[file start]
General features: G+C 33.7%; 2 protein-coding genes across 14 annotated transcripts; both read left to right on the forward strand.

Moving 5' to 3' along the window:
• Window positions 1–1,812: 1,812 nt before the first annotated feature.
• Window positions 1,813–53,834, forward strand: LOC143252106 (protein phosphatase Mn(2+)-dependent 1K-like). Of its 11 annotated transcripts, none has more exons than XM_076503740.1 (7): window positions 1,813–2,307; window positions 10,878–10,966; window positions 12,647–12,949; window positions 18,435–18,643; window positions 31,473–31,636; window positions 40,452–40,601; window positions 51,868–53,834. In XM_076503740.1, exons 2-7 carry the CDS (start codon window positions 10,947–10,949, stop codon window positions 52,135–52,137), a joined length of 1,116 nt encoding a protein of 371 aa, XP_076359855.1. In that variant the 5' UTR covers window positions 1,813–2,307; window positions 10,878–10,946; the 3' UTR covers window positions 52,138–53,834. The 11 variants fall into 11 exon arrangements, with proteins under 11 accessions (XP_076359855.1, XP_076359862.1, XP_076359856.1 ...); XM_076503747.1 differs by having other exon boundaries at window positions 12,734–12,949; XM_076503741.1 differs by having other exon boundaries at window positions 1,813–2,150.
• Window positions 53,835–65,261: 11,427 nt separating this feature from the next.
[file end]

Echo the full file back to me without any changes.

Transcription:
General features: G+C 33.7%; 2 protein-coding genes across 14 annotated transcripts; both read left to right on the forward strand.

Moving 5' to 3' along the window:
• Window positions 1–1,812: 1,812 nt before the first annotated feature.
• Window positions 1,813–53,834, forward strand: LOC143252106 (protein phosphatase Mn(2+)-dependent 1K-like). Of its 11 annotated transcripts, none has more exons than XM_076503740.1 (7): window positions 1,813–2,307; window positions 10,878–10,966; window positions 12,647–12,949; window positions 18,435–18,643; window positions 31,473–31,636; window positions 40,452–40,601; window positions 51,868–53,834. In XM_076503740.1, exons 2-7 carry the CDS (start codon window positions 10,947–10,949, stop codon window positions 52,135–52,137), a joined length of 1,116 nt encoding a protein of 371 aa, XP_076359855.1. In that variant the 5' UTR covers window positions 1,813–2,307; window positions 10,878–10,946; the 3' UTR covers window positions 52,138–53,834. The 11 variants fall into 11 exon arrangements, with proteins under 11 accessions (XP_076359855.1, XP_076359862.1, XP_076359856.1 ...); XM_076503747.1 differs by having other exon boundaries at window positions 12,734–12,949; XM_076503741.1 differs by having other exon boundaries at window positions 1,813–2,150.
• Window positions 53,835–65,261: 11,427 nt separating this feature from the next.